In Part 1 we discussed what types of property can be classed as matrimonial homes and the criteria that has to be met. Now we will look at occupancy rights and what protection the law provides for married couples who own property either jointly and in their sole name.
What are occupancy rights?
Occupancy rights are the right to remain in the matrimonial home following the breakdown of the marriage or civil partnership. Occupancy rights apply to both partners in the marriage or civil partnership however; occupancy rights are used when only one partner owns the property in their sole name.
My Spouse owns the property but I live there, do I have occupancy rights?
In order to answer this question, we need to discuss the phrases 'entitled spouse' and 'non-entitled spouse'. Where only one spouse owns the property in a marriage or civil partnership, the spouse that owns the property is called an 'entitled spouse' and they have occupancy rights to the property as they own the property. The spouse that does not own the property is called the 'non-entitled' spouse as while they may live in the property, they are not registered on the Title Deeds.
The non-entitled spouse is protected the Matrimonial Homes (Family Protection) (Scotland) Act 1981 and Civil Partnership Act 2004; which were designed to protect the rights of the person who is married to the owner of property to prevent them have being thrown out of their home if the relationship were to break down.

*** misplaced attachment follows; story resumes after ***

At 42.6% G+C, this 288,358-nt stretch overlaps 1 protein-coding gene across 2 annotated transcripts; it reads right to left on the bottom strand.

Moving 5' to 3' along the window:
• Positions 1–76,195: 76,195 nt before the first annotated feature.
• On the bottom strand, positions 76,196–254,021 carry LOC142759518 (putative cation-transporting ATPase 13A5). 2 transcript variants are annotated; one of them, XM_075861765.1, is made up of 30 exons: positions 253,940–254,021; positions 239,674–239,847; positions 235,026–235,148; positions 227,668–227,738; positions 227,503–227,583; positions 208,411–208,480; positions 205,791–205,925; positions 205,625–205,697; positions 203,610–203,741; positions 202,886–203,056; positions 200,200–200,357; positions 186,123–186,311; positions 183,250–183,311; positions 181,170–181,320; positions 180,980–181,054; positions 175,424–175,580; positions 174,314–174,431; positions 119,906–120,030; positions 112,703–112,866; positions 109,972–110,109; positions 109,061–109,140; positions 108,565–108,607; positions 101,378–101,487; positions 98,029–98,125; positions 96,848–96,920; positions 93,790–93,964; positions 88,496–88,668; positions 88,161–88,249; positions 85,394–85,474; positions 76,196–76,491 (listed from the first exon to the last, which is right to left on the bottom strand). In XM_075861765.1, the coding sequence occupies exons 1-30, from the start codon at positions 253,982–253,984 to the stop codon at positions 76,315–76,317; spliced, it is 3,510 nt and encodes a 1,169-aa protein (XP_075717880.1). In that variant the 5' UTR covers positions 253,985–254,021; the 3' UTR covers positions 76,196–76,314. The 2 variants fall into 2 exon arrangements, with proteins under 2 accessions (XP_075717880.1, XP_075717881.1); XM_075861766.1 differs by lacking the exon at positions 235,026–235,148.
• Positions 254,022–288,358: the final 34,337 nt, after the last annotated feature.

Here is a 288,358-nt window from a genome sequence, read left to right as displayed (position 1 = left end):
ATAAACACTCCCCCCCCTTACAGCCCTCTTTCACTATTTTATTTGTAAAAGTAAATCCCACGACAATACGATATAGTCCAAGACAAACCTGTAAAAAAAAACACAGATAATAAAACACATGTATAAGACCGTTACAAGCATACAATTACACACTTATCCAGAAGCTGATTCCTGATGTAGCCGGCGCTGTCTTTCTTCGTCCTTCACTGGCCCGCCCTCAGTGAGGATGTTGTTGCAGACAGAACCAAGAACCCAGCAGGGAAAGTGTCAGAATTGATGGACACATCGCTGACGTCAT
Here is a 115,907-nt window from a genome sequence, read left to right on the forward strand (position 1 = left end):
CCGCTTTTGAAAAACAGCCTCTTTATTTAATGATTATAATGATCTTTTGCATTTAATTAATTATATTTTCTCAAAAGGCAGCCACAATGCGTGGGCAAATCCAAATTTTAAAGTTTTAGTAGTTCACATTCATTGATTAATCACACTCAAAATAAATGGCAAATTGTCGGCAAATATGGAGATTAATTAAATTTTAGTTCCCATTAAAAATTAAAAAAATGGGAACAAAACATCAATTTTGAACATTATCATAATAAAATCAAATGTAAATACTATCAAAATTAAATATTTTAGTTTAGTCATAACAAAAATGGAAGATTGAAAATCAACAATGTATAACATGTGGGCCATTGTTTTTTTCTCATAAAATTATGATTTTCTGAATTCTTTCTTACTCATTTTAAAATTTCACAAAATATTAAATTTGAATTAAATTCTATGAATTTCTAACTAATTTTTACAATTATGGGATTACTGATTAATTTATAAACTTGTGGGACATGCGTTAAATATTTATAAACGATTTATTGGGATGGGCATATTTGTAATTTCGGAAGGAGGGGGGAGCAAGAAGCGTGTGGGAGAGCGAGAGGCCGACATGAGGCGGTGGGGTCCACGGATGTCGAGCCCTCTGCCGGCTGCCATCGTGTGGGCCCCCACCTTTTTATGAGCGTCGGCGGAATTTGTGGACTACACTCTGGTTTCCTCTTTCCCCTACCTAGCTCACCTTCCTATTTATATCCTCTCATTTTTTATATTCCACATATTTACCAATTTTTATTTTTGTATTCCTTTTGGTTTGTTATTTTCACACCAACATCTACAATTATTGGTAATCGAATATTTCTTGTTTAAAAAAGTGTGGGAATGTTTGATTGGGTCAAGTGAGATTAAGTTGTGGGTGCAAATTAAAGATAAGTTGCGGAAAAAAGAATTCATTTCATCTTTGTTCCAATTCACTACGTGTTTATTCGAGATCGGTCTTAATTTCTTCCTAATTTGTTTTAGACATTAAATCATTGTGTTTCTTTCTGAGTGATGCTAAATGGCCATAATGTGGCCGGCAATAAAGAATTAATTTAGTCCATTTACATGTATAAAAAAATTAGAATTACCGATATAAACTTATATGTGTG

It is important to note that occupancy rights are only a right to occupy the property; it does not provide you with any title to the property.
My Spouse and I own the property equally, who has occupancy rights?
But what if a couple own a house equally? They each have title to the property, so who has occupancy rights in that case, both or neither? The answer is both, they each have occupancy rights. In that case if you are married or have entered a civil partnership, your spouse cannot force you to leave the matrimonial home without a court order.
Do occupancy rights expire?
Yes, occupancy rights to a matrimonial home expire:
1. if they are not exercised for two years or more;
2. on divorce;
3. or dissolution of a civil partnership.
My Spouse will not let me into the property?
If you are refused entry into the property then you should consult a solicitor straight away. The solicitor will start by raising court proceedings to regulate you as the non-entitled spouse's right to occupy the matrimonial home. The court can declare, enforce, regulate and protect the occupancy rights of the non-entitled spouse as well as restrict the occupancy rights of the entitled spouse.
MMI Golden Rule: It is important to know your rights in relation to your property in case of the relationship breaking down or as we will see in Part 3, how important these rights are when you are purchasing or selling property.